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Becoming A Real Barbecue Expert - Avoiding Common Mistakes

Author : Stephen Daniels

Although three out of four Americans own an outdoor grill, a much smaller number can qualify as experts in the use of this great cooking appliance. Many backyard cooks assume that skewering a piece of meat on a bbq rotisserie, tossing a handful of charcoal into the pit, dousing it in lighter fluid and cooking it over red hot coals is called a "barbecue". Nothing could be further from the truth.

In reality, cooking over a direct flame is "grilling". In order to qualify as genuine barbecue, food should be prepared over low-level or indirect heat and, rather than measuring cooking time in minutes, can take as long as a day or more, to bring the right cut of meat to its peak of succulent tenderness. Cooking for a long period of time over low, indirect heat not only tenderizes, but also adds the all-important smoky flavoring to fully infuse every juicy bite with that unmistakable BBQ taste. Fake smoke flavorings and fancy gadgets notwithstanding, only time can produce the unique taste of true barbecue.

Among grilling accessories, the bbq rotisserie, or spit, is one of the oldest methods of cooking large cuts of meat, probably going back to earliest man and the art of cooking meat from the hunt. Many grills now feature a built-in rotisserie, making slow cooking of whole chickens or turkeys and good-sized roasts a relatively simple matter. Preparation of the raw ingredients can be more complicated. Every cook has a favorite method, although too many commit a few common errors that can ruin even the best recipe.

For example, the barbecue novice may try to cook a piece of frozen meat without waiting for it to thaw thoroughly. This leads to a blackened outside and a tough, raw middle, a situation that can ruin not only the meal, but also the cook's reputation.

The use of lighter fluid to start the fire is another rookie mistake; the lingering flavor of the volatile mixture of Phenol distillates permeates any food, regardless of how long it cooks, so most pros prefer to use a chimney starter for firing up the coals.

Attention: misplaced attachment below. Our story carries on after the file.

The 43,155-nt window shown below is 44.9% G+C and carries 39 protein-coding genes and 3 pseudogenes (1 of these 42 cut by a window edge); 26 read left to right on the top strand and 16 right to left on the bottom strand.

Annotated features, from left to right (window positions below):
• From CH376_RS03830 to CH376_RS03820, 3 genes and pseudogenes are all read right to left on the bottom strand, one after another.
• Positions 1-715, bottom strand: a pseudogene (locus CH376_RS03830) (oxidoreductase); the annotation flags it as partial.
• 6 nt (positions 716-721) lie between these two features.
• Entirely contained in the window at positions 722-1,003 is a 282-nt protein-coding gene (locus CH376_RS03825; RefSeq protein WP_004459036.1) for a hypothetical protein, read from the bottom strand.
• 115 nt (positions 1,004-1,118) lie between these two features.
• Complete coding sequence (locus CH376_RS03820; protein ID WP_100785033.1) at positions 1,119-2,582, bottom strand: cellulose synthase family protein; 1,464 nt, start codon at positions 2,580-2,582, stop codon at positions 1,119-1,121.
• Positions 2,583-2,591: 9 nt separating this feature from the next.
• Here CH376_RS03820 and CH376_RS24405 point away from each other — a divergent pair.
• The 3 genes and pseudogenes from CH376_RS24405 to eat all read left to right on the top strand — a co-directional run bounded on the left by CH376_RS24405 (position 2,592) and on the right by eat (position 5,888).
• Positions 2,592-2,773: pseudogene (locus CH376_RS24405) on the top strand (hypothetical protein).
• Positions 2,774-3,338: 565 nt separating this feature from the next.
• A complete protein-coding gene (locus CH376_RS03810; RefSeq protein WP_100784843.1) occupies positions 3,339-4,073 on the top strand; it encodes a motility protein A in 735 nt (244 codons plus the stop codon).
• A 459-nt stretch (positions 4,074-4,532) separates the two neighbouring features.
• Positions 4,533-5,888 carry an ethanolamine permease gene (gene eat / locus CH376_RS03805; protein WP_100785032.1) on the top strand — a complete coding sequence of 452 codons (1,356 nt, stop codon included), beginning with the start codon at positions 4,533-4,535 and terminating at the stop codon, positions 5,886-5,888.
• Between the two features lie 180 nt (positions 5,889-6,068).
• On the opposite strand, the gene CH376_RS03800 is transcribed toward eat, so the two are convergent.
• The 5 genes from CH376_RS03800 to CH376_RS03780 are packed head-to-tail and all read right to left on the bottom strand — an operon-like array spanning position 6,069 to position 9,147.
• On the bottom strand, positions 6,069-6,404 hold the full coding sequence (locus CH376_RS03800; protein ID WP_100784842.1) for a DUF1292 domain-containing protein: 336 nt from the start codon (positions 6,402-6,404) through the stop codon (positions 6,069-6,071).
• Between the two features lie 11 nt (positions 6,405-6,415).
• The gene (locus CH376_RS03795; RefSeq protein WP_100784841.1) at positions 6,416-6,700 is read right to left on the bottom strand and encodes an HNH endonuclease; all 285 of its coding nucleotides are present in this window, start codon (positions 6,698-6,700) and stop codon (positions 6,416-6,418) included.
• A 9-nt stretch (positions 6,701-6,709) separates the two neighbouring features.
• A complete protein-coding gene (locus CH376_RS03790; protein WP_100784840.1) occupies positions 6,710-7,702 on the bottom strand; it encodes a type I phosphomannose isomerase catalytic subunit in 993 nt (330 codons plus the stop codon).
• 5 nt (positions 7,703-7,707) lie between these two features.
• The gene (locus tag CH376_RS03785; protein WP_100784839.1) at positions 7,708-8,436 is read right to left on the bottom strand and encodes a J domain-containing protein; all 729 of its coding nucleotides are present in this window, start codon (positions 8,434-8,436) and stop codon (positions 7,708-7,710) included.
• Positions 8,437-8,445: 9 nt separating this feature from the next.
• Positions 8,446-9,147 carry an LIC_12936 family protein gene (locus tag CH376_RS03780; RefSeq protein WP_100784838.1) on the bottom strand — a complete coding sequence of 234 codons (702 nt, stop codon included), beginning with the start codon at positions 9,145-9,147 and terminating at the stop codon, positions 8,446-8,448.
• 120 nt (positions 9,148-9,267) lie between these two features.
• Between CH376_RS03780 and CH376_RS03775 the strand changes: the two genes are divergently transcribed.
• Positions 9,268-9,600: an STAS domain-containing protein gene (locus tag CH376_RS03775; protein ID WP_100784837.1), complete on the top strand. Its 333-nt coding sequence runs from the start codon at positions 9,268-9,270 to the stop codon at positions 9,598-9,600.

When barbecuing food, it is always imperative to remember the age old rule, "don't poke and don't peek". Also, don't use a cooking fork to investigate the "doneness" of a roast, steak, burger or chicken as this just lets the juices escape, potentially leading to a dry, stringy cut of meat. Any seasoned bbq chef knows to invest in a good pair of tongs instead.

And constantly lifting the lid to check cooking progress not only changes the temperature but also allows air in to dry up the juices. Control your curiosity both during and after cooking; meat should rest for five to ten minutes before slicing to keep juices from running all over the platter. Meat left to rest will infuse those juices into the meat - becoming a luscious part of each and every bite.

When using a rotisserie, meat can either be rubbed with any number of spices and flavorings or marinated in your choice of liquids, or both. The drip pan can also be used as a source of seasoning during cooking; fruit juice, wine, citrus zest, beer or almost any other ingredient can be added to the water in the drip pan. Again, no peeking or poking. Keep the lid down and rely on a meat thermometer to check doneness.

The internet offers literally thousands of tips and recipes to help turn any novice into a barbecue expert. All you need is a decent grill, a rotisserie and a little imagination to become the best backyard chef in the neighborhood.

Author's Resource Box

For award-winning BBQ accessories, Stephen Daniels, an acclaimed internet marketing strategist, recommends BBQ Innovations. They also offer a great Rib-O-Lator rotisserie attachment, a mouth-watering variety of sauces, smoky wood chips and more, promising big flavor for your barbecues year-round.

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Tags:   bbq rotisserie, grilling accessories, rotisserie grilling

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Submitted : 2011-02-12    Word Count : 1    Times Viewed: 300